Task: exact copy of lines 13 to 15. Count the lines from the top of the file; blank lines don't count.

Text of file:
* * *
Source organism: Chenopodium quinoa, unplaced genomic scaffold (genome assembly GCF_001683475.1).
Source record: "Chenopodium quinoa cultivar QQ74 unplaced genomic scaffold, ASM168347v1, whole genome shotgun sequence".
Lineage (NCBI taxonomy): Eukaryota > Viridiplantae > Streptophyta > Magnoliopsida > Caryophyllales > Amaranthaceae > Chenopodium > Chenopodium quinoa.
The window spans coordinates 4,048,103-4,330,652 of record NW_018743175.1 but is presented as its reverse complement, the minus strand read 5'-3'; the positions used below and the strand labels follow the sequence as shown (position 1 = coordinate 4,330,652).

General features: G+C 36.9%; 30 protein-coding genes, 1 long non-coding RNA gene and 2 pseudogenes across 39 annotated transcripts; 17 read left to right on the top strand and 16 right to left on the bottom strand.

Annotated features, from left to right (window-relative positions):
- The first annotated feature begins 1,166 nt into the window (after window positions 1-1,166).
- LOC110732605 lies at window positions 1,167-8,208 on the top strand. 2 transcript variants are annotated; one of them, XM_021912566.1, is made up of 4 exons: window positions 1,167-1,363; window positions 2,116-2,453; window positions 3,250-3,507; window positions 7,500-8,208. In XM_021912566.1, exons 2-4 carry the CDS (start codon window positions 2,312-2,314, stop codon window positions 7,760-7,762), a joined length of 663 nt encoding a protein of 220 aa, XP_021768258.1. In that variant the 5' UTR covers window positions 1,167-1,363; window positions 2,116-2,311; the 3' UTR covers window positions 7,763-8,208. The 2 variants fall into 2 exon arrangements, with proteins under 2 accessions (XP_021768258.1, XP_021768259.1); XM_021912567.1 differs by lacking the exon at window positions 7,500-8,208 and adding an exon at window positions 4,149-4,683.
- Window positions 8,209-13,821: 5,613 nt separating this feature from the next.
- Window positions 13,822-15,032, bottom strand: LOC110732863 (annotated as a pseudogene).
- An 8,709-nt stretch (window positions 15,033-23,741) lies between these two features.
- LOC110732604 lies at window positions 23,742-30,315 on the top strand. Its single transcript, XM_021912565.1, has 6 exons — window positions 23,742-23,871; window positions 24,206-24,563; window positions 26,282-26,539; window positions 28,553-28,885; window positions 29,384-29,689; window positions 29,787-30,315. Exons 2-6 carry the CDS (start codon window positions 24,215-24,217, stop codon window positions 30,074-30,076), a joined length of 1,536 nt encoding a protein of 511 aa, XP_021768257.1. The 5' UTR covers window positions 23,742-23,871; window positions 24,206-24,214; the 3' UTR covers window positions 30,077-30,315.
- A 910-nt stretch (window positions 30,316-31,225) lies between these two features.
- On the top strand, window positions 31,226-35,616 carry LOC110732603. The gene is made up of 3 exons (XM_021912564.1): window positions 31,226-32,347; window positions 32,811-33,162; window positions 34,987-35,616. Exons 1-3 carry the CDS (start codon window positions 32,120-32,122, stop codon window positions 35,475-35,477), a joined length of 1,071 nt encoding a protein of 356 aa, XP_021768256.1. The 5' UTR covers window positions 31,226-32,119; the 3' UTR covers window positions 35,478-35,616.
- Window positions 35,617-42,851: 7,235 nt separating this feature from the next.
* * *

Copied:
- A 910-nt stretch (window positions 30,316-31,225) lies between these two features.
- On the top strand, window positions 31,226-35,616 carry LOC110732603. The gene is made up of 3 exons (XM_021912564.1): window positions 31,226-32,347; window positions 32,811-33,162; window positions 34,987-35,616. Exons 1-3 carry the CDS (start codon window positions 32,120-32,122, stop codon window positions 35,475-35,477), a joined length of 1,071 nt encoding a protein of 356 aa, XP_021768256.1. The 5' UTR covers window positions 31,226-32,119; the 3' UTR covers window positions 35,478-35,616.
- Window positions 35,617-42,851: 7,235 nt separating this feature from the next.